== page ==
But don’t be jealous, because he’s your cousin, too.
No, really. He is. And he’s getting ready to have one of the biggest family reunions ever.
The Strange Email
When Jacobs, an editor-at-large at Esquire, received an email from a stranger that read: “I’m your 12th cousin,” he thought it was a scam. It turned out to be the beginning of a yearlong adventure.
The stranger/cousin was part of a team of researchers and scientists creating a family tree of the entire human race. Jacobs, intrigued, began working with them to find out how everyone — literally everyone — is related to him.
“I have 240 million cousins. I haven’t met them all, and I can’t afford to buy birthday presents for them all, but I love them all,” says Jacobs. “Well, most of them.”
Some of the people to whom Jacobs is related? Abraham Lincoln, Harry Potter actor Daniel Radcliffe, former President George H. W. Bush, Charles Darwin, Bill Murray and many more. Actually, we’re all related, Jacobs explains — through blood or marriage.
“I just love the idea that I was genuinely connected to these people all around the world. Some are going to be great, and some are going to be annoying, but they are still my family. And I just love the idea of being part of something larger than myself,” says Jacobs.
As you would expect, he’s related to some notorious people as well — for example, serial killer Jeffrey Dahmer. “I am definitely linked to him, but it is through my wife’s side. I’d like to make that clear,” says Jacobs.
I just love the idea that I was genuinely connected to these people all around the world.
— A.J. Jacobs
Finding out that he is a blood relative to TV’s Judge Judy changed Jacobs’ perspective. “I always found her incredibly abrasive. But then I said, ‘Well, she is my cousin, I should give her the benefit of the doubt,’” says Jacobs. “I became a little more forgiving.”
Jacobs’ wife, Julie, and their sons Jasper, 11, and twins Zane and Lucas, 8, have learned a lot as well. “I can tell my kids how they’re related to say, Albert Einstein,” says Jacobs. “He’s Uncle Albert.”
The Global Family Reunion
As Jacobs discovered more and more family members, he decided to get them together for a party. On Saturday June 6, 2015, he’s holding The Global Family Reunion in New York City on the grounds of the 1964 World’s Fair in Queens, N.Y. The festival will feature more than 50 speakers, including Henry Louis Gates, Jr. (host of the PBS genealogy series Finding Your Roots). TV’s Dr. Oz will give a talk about his family and humorist Andy Borowitz will tell funny stories. Tickets cost $30 to $50; children under five are admitted free.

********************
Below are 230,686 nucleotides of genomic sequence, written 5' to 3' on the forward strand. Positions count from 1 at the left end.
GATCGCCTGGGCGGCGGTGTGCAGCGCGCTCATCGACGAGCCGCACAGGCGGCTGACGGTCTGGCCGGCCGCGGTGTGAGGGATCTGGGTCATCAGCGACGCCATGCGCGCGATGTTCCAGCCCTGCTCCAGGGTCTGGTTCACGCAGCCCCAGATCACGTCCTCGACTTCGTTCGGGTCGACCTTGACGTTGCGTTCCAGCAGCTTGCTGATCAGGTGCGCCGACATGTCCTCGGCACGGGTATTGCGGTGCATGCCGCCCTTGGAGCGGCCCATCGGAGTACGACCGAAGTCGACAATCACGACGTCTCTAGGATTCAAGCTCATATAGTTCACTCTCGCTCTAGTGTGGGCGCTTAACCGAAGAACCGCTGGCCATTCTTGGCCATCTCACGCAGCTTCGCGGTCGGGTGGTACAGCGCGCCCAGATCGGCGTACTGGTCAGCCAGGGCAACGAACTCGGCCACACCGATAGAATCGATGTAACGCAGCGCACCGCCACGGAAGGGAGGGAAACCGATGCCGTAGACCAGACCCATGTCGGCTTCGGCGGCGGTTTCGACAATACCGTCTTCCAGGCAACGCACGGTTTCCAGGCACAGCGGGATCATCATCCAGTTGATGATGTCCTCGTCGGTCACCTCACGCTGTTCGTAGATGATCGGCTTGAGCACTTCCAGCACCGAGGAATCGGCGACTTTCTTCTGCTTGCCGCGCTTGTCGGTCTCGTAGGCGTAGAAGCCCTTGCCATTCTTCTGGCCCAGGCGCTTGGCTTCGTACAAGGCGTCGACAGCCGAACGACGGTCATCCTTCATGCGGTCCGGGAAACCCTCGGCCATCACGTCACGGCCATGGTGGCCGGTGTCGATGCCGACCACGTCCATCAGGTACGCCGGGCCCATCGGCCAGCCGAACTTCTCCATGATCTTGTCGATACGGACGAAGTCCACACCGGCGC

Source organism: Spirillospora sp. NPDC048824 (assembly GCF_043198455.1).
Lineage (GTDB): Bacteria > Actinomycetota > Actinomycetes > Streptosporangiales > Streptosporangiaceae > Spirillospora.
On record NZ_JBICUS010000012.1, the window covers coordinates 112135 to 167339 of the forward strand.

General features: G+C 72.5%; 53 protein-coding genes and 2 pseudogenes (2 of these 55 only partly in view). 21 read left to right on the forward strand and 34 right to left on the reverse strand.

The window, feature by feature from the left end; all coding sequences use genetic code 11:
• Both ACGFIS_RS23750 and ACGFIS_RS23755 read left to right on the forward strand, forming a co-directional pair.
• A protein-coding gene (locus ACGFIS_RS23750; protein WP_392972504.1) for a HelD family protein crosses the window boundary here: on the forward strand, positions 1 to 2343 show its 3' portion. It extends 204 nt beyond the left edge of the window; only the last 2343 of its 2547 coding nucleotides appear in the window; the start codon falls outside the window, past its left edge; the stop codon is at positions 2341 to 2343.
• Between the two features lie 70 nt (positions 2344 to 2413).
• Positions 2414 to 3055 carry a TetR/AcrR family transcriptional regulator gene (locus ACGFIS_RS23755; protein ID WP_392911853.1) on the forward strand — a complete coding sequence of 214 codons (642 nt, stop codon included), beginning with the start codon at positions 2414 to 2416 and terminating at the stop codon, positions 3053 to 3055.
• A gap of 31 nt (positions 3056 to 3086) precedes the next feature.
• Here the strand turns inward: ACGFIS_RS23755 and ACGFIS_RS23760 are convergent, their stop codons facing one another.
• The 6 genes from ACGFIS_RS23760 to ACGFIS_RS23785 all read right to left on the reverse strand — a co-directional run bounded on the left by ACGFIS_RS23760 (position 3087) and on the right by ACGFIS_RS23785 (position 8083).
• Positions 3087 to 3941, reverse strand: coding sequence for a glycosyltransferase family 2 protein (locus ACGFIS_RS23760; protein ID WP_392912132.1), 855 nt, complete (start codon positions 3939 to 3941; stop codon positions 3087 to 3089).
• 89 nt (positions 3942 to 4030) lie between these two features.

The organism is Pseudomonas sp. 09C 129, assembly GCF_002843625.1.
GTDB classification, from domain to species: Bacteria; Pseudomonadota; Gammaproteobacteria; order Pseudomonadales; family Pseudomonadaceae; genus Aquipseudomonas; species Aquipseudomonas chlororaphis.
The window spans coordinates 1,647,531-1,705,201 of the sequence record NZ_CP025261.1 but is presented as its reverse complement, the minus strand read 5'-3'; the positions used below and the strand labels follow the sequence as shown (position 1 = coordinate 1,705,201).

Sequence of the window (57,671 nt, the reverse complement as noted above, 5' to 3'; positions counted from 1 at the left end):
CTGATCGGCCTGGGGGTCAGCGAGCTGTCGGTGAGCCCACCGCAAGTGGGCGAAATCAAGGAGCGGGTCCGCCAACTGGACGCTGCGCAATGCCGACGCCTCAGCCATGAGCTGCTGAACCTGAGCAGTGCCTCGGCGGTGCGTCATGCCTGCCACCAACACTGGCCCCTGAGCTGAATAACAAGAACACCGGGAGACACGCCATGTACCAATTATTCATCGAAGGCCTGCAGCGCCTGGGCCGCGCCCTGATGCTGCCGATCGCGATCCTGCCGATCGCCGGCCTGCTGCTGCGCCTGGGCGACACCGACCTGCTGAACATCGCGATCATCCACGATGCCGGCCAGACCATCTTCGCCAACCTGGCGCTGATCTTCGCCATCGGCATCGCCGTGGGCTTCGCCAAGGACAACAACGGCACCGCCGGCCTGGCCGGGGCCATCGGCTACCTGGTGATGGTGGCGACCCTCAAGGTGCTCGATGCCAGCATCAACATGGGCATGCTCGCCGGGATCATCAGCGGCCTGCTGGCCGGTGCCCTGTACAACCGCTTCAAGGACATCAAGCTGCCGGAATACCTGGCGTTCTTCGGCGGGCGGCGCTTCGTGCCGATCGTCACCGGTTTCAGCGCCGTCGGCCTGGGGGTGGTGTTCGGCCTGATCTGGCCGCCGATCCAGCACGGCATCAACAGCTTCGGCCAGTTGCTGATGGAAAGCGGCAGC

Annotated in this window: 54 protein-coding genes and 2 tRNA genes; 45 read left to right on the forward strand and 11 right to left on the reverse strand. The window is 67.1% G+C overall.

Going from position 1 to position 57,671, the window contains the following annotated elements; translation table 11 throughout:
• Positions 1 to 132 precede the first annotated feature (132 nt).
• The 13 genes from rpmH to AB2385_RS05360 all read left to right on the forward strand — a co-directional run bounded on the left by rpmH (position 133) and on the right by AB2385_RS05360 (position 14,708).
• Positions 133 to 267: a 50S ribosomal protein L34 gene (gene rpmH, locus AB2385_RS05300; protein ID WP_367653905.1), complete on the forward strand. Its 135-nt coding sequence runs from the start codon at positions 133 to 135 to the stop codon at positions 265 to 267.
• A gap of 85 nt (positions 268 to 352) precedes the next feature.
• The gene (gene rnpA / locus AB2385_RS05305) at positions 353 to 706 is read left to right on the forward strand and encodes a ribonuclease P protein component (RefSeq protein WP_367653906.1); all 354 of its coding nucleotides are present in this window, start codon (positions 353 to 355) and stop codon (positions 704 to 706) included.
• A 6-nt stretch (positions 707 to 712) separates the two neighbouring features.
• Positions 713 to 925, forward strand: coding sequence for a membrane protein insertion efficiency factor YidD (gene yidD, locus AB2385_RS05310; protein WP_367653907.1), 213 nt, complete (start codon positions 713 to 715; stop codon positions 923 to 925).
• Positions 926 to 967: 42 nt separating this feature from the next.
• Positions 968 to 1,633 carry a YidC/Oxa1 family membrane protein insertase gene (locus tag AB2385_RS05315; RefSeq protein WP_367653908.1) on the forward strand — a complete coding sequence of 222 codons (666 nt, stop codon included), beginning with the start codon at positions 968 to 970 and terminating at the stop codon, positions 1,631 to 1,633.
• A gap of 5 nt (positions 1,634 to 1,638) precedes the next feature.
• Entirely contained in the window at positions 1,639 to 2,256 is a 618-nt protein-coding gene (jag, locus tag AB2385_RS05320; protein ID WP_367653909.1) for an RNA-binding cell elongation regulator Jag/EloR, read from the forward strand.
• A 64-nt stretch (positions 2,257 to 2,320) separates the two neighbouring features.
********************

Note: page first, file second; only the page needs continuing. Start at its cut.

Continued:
It can’t be a party without music and games, and there will be plenty. Sister Sledge will belt out their classic We Are Family. Paul Williams will sing Rainbow Connection, his hit from The Muppet Movie. Ken Jennings, known for the longest winning streak on Jeopardy! will lead the Ultimate Family Quiz, and illusionist David Blaine will perform magic.
“This is a family reunion you actually want to go to,” says Jacobs.
While the festivities are going on in New York, there will also be more than 30 “branch parties” throughout the world; many will be free (the list of locations is on the Global Family Reunion site).
Jacobs is hoping to break a number of Guinness world records, including the Most Simultaneous Family Reunions Around the World, The Largest Family Photo and The Biggest Family Reunion in One Place. The record for that last one is 4,512, held by a family in France in 2012. “They’re all invited,” says Jacobs.
All proceeds from these events benefit two Alzheimer’s charities: Cure Alzheimer’s Fund and the Alzheimer’s Association: New York City Chapter. Jacobs chose Alzheimer’s because his grandfather had the disease. “It seemed like the most appropriate cause because this is all about family, family stories and family memories,” says Jacobs. “If we lose our elder’s memories, then that’s where we lose what’s so important about family.”
For more information, check out GlobalFamilyReunion.com.
As for how Jacobs and I are related? I’m his aunt’s ex-husband’s wife’s third great uncle’s wife’s great aunt’s husband’s first cousin once removed’s wife’s fifth great nephew’s wife’s first cousin once removed.
Tips on Researching Your Family Tree
Abby Glann, director of Research for A.J. Jacobs and the Global Family Reunion, gave these tips for researching your ancestors:
Ask questions. Record your parents, aunts, uncles and anyone else in your family who can talk about the branches of your tree. Here’s a list of questions to get you started.
Track all the info you find. Seemingly unimportant details will become more important the more research you do. Write down where you got them, whether that’s from Aunt Edna or a birth certificate. Researchers often realize they should have done this and then have to go and re-research.
Take your time. Your family has been around for thousands of years. If you think you can find them all in a couple of days, you’re mistaken.
Don’t trust everything on the Internet or in books. Family historians make mistakes — and sometimes make things up. So look at the sources used.
Still use the Internet. Great sites exist, and many are free. FamilySearch.org is a great place to start.
Don’t give up. Every day, people discover old family bibles. Records are added to the web all the time. Keep looking.
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